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Srinivasa Ramanujan 1887 - 1920 Considered the greatest mathematician of all time. He was born into extreme poverty in India and had virtually no formal training but made incredible contributions to mathematical analysis, number theory, infinite series, and continued fractions, including solutions to mathematical problems considered to be unsolvable. His work was so advanced and cutting edge that no one could understand it until G.H. Hardy of Cambridge University reached out to Ramanujan and brought him to England. At the age of 31 he was awarded Fellow of the Royal Society, only the second Indian to receive the honor. He died one year later in India. (more below)

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By the age of 11, Ramanujan had pretty well burned through all the math and equations he could get his hands on in his hometown of Kumbakonam in southeast India. When he was 16 a friend got him a library copy of A Synopsis of Elementary Results in Pure and Applied Mathematics, a compilation of over 5,000 theorems by G.S. Carr. This was the entryway into his genius as Ramanujan exploded with ideas from this point forward. Most of the people around him rarely understood him but were in respectful awe. He graduated from secondary school with the highest honors in mathematics and received a scholarship to study at Government Arts College. But since he was unable to focus on anything other than mathematics, he quickly lost his scholarship. He then ran away from home and later enrolled in Pachaiyappa College in Madras. Though he did exceedingly well in mathematics here - it was a repeat of before as he had no interest in any other subject and failed his Fellow of Arts exam. He left and began studying advanced mathematics independently but was so poor that he was often at the brink of starvation.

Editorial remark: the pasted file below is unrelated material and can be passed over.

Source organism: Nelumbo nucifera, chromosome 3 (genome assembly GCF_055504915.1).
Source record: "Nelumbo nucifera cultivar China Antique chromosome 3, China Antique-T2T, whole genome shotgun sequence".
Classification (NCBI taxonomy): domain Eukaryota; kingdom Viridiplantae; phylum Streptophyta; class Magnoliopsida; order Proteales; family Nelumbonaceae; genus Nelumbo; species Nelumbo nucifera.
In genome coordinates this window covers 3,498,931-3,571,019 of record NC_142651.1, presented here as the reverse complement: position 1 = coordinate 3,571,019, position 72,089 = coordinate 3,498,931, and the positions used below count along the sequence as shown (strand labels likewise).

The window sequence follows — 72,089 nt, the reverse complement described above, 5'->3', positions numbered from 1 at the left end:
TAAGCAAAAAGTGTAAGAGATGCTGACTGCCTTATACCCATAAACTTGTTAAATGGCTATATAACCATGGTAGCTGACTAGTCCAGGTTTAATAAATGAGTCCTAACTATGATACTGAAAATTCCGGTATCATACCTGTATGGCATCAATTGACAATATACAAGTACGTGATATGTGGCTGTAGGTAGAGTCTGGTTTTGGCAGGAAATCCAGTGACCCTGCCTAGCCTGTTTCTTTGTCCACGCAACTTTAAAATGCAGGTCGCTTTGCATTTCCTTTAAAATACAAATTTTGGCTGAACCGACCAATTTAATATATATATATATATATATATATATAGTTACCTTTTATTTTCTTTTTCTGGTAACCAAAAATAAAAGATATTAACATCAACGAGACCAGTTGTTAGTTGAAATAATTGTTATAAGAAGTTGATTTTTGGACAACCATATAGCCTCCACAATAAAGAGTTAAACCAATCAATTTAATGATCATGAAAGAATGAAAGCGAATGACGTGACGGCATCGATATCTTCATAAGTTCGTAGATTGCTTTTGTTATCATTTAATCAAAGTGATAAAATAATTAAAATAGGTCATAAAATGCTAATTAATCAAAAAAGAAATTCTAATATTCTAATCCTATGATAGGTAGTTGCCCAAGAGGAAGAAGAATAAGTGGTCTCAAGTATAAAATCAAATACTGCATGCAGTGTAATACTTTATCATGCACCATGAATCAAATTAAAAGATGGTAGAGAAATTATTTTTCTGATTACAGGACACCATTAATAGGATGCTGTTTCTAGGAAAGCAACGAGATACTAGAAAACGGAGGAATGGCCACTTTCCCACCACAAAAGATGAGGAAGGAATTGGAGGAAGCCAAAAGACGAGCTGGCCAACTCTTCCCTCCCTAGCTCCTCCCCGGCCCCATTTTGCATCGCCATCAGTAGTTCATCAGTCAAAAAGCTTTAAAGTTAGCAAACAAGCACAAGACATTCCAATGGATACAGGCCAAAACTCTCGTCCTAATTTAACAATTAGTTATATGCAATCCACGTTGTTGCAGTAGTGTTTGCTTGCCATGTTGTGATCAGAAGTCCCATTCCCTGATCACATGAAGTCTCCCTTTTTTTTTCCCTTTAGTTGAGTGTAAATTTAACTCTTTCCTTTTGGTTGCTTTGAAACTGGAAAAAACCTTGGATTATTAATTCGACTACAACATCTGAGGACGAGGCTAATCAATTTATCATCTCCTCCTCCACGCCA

In 1910 after meeting the now 23-year-old Ramanujan, Professor Ramaswami of the Indian Mathematical Society in Madras got him a job as a researcher at the University of Madras. At about this time Ramanujan married a girl who was only ten years old and had been selected for him by his mother. Also during this period, he got very ill but thanks to free surgery volunteered by a sympathetic doctor he got better. 


A short time later Ramanujan was introduced to Ramachandra Rao, secretary of the Indian Mathematical Society where he hoped to get a job as a clerk. But upon reviewing Ramanujan's work and equations Rao concluded that he was a fraud. However, after some months Rao gave Ramanujan another chance and after listening to Ramanujan discuss such advanced topics such as elliptic integrals, hypergeometric series, and his theory of divergent series, he ultimately believed in Ramanujan's brilliance. Rao gave him a job and additional financial support so that he could continue his research. A short time later he got his first work published by the Indian Mathematical Society. He posed a problem that no one could answer and so eventually Ramanujan himself answered it. At his job, Ramanujan was able to complete his work so quickly that he had plenty of time to pursue his own higher mathematics and his superiors endorsed this behavior. 


With the help of his superiors, Ramanujan's work was introduced to some of England's leading mathematicians but was quickly turned down. Then G.H. Hardy of the University of Cambridge looked at 9 pages of his equations. While at first, he thought they must be fraudulent, he nevertheless could not stop thinking about them and subsequently realized that some of the equations, "defeated me completely; I had never seen anything in the least like them before." Ultimately this led to Hardy inviting Ramanujan to Cambridge but amazingly Ramanujan turned down the offer, mainly because his mother would not let him go. Eventually, though she said God told her not to hold back his natural calling and he went. 


Ramanujan slowly became a star at Cambridge and soon eclipsed the work of all around him. He gave all the credit for his genius to his family goddess, Mahalakshmi of Namakkal, who he felt was channeled through him with vivid images in numbers an equations. 


As for his place in the world of Mathematics, why not use Hardy's personal ratings of mathematicians. On a scale from 0 to 100, Hardy gave himself a score of 25, J. E. Littlewood 30, David Hilbert 80 and Ramanujan 100. Not too shabby!


There is a wonderful movie starring Dov Patel (Slumdog Millionaire) as Ramanujan and Jeremy Irons as Hardy called, The Man Who Knew Infinity: A Life of the Genius Ramanujan. Highly recommended!


Film Link - https://www.youtube.com/watch?v=QqRnkFXuMmo